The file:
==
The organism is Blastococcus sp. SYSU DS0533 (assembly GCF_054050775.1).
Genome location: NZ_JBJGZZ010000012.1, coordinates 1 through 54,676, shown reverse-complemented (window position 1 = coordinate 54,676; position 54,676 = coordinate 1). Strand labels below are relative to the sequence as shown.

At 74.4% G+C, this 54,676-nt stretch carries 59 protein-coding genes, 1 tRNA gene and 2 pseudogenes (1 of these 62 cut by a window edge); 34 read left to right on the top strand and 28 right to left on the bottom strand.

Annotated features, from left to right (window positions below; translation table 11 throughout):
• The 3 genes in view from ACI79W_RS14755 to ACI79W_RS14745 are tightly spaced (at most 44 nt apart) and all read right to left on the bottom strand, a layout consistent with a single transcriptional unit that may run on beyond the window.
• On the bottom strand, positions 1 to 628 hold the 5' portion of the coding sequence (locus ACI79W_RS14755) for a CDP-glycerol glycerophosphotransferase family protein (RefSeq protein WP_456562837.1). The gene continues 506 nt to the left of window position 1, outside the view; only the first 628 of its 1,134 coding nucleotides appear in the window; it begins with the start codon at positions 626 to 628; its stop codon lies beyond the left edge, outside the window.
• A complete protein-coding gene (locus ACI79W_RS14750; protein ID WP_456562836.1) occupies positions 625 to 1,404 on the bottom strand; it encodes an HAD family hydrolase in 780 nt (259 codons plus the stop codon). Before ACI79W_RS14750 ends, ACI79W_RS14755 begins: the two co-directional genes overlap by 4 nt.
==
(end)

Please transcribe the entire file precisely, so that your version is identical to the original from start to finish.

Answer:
The organism is Blastococcus sp. SYSU DS0533 (assembly GCF_054050775.1).
Genome location: NZ_JBJGZZ010000012.1, coordinates 1 through 54,676, shown reverse-complemented (window position 1 = coordinate 54,676; position 54,676 = coordinate 1). Strand labels below are relative to the sequence as shown.

At 74.4% G+C, this 54,676-nt stretch carries 59 protein-coding genes, 1 tRNA gene and 2 pseudogenes (1 of these 62 cut by a window edge); 34 read left to right on the top strand and 28 right to left on the bottom strand.

Annotated features, from left to right (window positions below; translation table 11 throughout):
• The 3 genes in view from ACI79W_RS14755 to ACI79W_RS14745 are tightly spaced (at most 44 nt apart) and all read right to left on the bottom strand, a layout consistent with a single transcriptional unit that may run on beyond the window.
• On the bottom strand, positions 1 to 628 hold the 5' portion of the coding sequence (locus ACI79W_RS14755) for a CDP-glycerol glycerophosphotransferase family protein (RefSeq protein WP_456562837.1). The gene continues 506 nt to the left of window position 1, outside the view; only the first 628 of its 1,134 coding nucleotides appear in the window; it begins with the start codon at positions 626 to 628; its stop codon lies beyond the left edge, outside the window.
• A complete protein-coding gene (locus ACI79W_RS14750; protein ID WP_456562836.1) occupies positions 625 to 1,404 on the bottom strand; it encodes an HAD family hydrolase in 780 nt (259 codons plus the stop codon). Before ACI79W_RS14750 ends, ACI79W_RS14755 begins: the two co-directional genes overlap by 4 nt.